The first nationwide project to genetically diagnose rare diseases will pave the way for translating advances in genomics into patient care in the NHS. Deciphering Developmental Disorders (DDD), a collaboration between the Wellcome Trust Sanger Institute, the UK Department of Health and regional genetics services, is working with 12,000 families to diagnose their child's developmental disorder, demonstrating the feasibility and value of introducing large-scale sequencing diagnostics into health care.
The project, which will continue into next year, has so far found a diagnosis for nearly a third of the first 1000 families analysed, where previous genetic tests were unable to find the cause. The diagnoses have focused on the 1100 genes that have previously been recognised as a cause of developmental disorders. This success rate will continue to improve as more disease-causing genes are discovered.
"Each of these patient families has been through a long diagnostic odyssey before taking part in the DDD project," says Dr Helen Firth, an author from the Department of Clinical Genetics at Addenbrooke's Hospital. "For many, we are able to offer the diagnosis they have waited so long for. Sometimes this improves clinical management, but simply knowing the source of the problem can provide families with peace of mind."
Genome-wide microarray and whole exome sequencing is used to identify nearly 80,000 variants in each child, a handful of which potentially hold the genetic key to their disorder. Filtering out benign changes and unrelated findings accurately and efficiently is the major challenge facing researchers. A key step in this process is to compare symptoms identified by clinicians, such as neurodevelopmental delay or abnormal growth, with an in-house database of all known genes associated with developmental disorders.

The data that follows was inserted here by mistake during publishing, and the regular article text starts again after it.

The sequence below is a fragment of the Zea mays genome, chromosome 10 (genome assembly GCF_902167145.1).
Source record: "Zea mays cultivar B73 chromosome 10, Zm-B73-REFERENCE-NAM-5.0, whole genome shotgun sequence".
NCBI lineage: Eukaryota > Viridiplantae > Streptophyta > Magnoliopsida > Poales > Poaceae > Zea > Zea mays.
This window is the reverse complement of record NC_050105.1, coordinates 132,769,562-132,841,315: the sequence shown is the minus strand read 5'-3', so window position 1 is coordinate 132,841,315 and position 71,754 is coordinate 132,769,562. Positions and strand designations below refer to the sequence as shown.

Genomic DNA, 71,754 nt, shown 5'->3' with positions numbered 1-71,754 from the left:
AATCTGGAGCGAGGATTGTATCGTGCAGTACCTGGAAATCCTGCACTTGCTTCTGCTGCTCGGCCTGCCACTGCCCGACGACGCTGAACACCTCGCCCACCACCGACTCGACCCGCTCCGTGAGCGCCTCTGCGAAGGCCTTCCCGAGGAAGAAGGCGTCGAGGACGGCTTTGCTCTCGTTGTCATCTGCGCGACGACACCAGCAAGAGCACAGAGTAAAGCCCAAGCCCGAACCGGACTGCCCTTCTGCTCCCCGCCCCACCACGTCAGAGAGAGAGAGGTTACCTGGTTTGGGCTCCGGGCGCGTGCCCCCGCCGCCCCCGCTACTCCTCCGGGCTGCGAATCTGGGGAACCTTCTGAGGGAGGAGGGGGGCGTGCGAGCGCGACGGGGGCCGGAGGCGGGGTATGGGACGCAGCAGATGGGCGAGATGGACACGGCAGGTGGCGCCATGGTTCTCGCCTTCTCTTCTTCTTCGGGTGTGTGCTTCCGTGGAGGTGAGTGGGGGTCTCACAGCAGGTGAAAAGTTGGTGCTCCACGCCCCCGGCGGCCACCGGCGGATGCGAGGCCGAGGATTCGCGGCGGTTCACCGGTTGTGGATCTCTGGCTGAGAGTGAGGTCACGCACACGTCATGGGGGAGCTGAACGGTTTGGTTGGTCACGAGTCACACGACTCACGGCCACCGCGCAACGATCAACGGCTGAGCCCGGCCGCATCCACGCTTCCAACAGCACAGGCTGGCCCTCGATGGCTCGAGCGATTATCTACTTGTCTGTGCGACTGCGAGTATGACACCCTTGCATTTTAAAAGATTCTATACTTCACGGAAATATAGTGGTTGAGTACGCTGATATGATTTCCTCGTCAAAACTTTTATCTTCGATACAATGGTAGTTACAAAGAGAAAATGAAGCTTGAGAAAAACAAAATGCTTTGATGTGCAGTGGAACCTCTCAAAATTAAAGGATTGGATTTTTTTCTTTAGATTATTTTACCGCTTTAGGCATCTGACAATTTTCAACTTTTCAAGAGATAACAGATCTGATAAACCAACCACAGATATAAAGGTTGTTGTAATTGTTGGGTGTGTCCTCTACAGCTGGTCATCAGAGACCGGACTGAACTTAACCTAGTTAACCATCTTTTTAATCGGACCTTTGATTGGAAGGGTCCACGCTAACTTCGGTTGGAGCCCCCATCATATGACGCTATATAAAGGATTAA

"This project requires the collaborative efforts of hundreds of NHS staff and researchers," says Dr David FitzPatrick an author from the Medical Research Council's Human Genetics Unit in Edinburgh. "Clinicians managing patients on the frontline, database curators ploughing through the latest research, bioinformaticians developing computational tools and genetics experts interpreting results are all working together towards the common goal of finding answers for these patients."
Most of the causative genetic changes are new mutations in the affected child that were not inherited from either parent. Where unaffected parents were sequenced as well as the child, researchers saw a 10-fold reduction in the number of variants needing clinical evaluation. This study shows the importance of using parental genetic data, where possible, for the diagnosis of rare disorders.
The DDD study will continue to recruit families until April 2015, and will continue to try to find a genetic diagnosis for all the remaining undiagnosed families. It is hoped that the approach developed in this study will be rapidly incorporated in standard clinical practice to maximise the diagnosis of rare genetic disorders.
"By pulling together 24 regional genetics services and more than 180 clinical geneticists, we've implemented one single exome sequence diagnostic pipeline for children across the country," says Dr Caroline Wright, lead author and Programme Manager for the Deciphering Developmental Disorders project. "The project has shown that large-scale genetic testing, which brings such enormous benefits to patients and families, is both effective and affordable."
The research is published in The Lancet.